By Angela Yeager OSU News & Communications
July 20, 2011
CORVALLIS, Ore. ï¿½ A new tool to help policy makers better assess the
costs and benefits of building dams ï¿½ the first tool of its kind ï¿½ could
change the way nations decide to develop hydro-electric power.
The Integrative Dam Assessment Modeling tool, or IDAM, uses an
interdisciplinary approach to simultaneously evaluate the distribution
of biophysical, socio-economic and geopolitical impacts of dams,
according to one of the modelï¿½s creators, Bryan Tilt, an associate
professor of anthropology at Oregon State University.
The model was designed as a decision-support tool that policy makers can
use to understand holistically the impacts, costs and benefits of
building a dam in any area.
On July 27, researchers at Oregon State University who developed the
model will present the tool in Washington, D.C., to a group of
policy-makers, government agencies and environmental organizations from
the United States, China and Southeast Asia.
The dam assessment tool measures the costs associated with a proposed
dam development project and also measures the possible benefits. Each of
the diagrams in the tool consists of 27 individual indicators of the
effects of dam construction, divided into socioeconomic, geopolitical
and biophysical themes.
For instance, factors such as habitat restoration costs can be weighed,
along with loss of income to local people and access to clean drinking
ï¿½When you put up a dam, it affects whole ecosystems and whole
communities,ï¿½ Tilt said. ï¿½No other measurement tool can allow for so
many variables, and allow the user to weigh what factors they view as
Tilt said the impetus for this dam modeling project happened in 2000,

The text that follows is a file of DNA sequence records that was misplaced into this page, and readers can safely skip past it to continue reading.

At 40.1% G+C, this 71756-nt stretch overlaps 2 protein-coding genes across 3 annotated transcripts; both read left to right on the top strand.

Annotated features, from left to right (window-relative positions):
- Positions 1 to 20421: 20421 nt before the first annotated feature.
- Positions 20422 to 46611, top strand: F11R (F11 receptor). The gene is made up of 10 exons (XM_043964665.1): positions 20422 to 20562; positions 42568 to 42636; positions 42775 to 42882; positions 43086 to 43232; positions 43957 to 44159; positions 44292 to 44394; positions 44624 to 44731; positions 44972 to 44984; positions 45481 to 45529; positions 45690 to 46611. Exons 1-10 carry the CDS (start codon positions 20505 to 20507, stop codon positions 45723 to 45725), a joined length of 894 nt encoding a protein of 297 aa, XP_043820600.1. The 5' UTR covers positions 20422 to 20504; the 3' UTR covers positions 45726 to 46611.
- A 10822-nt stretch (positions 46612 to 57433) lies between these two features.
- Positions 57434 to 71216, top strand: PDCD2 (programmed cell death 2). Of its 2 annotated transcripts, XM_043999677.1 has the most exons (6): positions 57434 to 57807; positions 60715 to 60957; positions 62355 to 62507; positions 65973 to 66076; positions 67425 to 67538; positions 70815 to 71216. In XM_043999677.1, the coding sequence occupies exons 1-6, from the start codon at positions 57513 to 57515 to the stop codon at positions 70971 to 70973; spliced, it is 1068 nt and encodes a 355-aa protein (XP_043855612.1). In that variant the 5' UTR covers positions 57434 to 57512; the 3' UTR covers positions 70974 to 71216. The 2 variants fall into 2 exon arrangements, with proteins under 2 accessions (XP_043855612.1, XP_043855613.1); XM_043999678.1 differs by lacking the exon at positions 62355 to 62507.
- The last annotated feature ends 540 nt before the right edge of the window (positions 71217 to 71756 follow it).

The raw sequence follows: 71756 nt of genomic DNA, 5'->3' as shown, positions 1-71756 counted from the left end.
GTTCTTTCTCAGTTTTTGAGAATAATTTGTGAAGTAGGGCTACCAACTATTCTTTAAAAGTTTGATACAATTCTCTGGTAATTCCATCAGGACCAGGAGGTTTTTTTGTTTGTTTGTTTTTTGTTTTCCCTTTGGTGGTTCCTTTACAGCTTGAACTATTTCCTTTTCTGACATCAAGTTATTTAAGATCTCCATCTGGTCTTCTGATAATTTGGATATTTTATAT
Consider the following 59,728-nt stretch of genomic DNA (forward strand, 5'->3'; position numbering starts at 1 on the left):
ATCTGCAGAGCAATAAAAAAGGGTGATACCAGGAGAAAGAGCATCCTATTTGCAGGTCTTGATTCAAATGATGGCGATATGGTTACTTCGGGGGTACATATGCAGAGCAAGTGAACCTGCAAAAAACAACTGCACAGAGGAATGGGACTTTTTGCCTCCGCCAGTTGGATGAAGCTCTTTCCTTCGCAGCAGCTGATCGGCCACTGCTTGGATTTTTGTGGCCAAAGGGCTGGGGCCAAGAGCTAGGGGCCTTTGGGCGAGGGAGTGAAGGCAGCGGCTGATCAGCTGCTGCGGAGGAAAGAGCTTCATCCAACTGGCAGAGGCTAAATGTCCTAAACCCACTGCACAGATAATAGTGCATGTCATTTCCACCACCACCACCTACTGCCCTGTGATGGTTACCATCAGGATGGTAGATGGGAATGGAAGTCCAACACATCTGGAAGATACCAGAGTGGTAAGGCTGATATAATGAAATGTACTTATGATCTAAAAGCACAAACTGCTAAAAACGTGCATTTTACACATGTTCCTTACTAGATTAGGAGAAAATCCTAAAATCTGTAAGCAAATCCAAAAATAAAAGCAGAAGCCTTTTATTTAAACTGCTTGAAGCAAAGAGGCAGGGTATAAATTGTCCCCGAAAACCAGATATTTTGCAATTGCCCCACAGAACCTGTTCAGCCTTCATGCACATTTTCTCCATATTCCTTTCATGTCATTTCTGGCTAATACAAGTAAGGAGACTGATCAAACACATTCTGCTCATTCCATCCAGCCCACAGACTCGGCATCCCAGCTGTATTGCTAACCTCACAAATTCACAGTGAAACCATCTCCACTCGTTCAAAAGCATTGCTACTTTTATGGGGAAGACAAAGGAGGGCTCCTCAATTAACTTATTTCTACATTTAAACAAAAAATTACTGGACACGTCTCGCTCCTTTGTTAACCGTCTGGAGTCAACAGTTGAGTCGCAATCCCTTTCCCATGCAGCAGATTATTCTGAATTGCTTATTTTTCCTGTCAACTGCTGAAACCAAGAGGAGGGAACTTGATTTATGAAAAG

when the World Commission on Dams called for more equitable and
sustainable decision-making with respect to large dams.
In 2007, the National Science Foundation funded the research by OSU and
its collaborators to develop and test this dam assessment tool.
Numerous studies modeling real dams in China helped the researchers
refine and perfect the tool, which they believe will help policy-makers
make more informed decisions about building dams.
ï¿½The fact is that China and African, Southeast Asian and Latin American
countries are building dams at an amazing pace right now,ï¿½ Tilt said.
ï¿½There is no denying that they are going to continue to build them for
the near future. So how can we help them to do it better, more
sustainably, and mitigate any damage as much as possible?ï¿½
Desiree Tullos, an associate professor in the Department of Biological &
Ecological Engineering at OSU and the projectï¿½s lead researcher, along
with Aaron Wolf, professor of geosciences at OSU, will be at the meeting
in Washington, D.C., along with Tilt.
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